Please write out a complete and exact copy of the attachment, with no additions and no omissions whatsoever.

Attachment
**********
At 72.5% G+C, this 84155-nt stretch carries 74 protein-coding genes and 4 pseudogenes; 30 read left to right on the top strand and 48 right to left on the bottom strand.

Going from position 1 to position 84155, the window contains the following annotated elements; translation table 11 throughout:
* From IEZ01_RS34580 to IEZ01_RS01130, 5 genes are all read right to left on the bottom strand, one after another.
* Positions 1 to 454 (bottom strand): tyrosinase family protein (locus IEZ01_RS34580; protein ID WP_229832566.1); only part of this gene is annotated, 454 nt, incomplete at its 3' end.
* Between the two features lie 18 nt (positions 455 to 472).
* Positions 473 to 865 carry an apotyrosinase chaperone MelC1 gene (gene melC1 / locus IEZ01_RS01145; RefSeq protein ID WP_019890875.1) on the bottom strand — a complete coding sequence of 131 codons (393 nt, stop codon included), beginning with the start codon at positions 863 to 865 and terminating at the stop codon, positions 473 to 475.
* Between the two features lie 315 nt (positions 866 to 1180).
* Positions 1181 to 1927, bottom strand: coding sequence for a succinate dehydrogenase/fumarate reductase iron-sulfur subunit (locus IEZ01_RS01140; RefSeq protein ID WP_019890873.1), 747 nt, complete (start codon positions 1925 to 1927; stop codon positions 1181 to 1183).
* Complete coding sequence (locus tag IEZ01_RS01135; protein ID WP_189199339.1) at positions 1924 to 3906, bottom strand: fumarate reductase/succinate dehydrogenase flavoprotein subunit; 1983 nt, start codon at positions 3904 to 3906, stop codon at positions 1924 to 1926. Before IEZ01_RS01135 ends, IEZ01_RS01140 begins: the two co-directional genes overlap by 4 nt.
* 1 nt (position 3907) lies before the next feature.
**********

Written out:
At 72.5% G+C, this 84155-nt stretch carries 74 protein-coding genes and 4 pseudogenes; 30 read left to right on the top strand and 48 right to left on the bottom strand.

Going from position 1 to position 84155, the window contains the following annotated elements; translation table 11 throughout:
* From IEZ01_RS34580 to IEZ01_RS01130, 5 genes are all read right to left on the bottom strand, one after another.
* Positions 1 to 454 (bottom strand): tyrosinase family protein (locus IEZ01_RS34580; protein ID WP_229832566.1); only part of this gene is annotated, 454 nt, incomplete at its 3' end.
* Between the two features lie 18 nt (positions 455 to 472).
* Positions 473 to 865 carry an apotyrosinase chaperone MelC1 gene (gene melC1 / locus IEZ01_RS01145; RefSeq protein ID WP_019890875.1) on the bottom strand — a complete coding sequence of 131 codons (393 nt, stop codon included), beginning with the start codon at positions 863 to 865 and terminating at the stop codon, positions 473 to 475.
* Between the two features lie 315 nt (positions 866 to 1180).
* Positions 1181 to 1927, bottom strand: coding sequence for a succinate dehydrogenase/fumarate reductase iron-sulfur subunit (locus IEZ01_RS01140; RefSeq protein ID WP_019890873.1), 747 nt, complete (start codon positions 1925 to 1927; stop codon positions 1181 to 1183).
* Complete coding sequence (locus tag IEZ01_RS01135; protein ID WP_189199339.1) at positions 1924 to 3906, bottom strand: fumarate reductase/succinate dehydrogenase flavoprotein subunit; 1983 nt, start codon at positions 3904 to 3906, stop codon at positions 1924 to 1926. Before IEZ01_RS01135 ends, IEZ01_RS01140 begins: the two co-directional genes overlap by 4 nt.
* 1 nt (position 3907) lies before the next feature.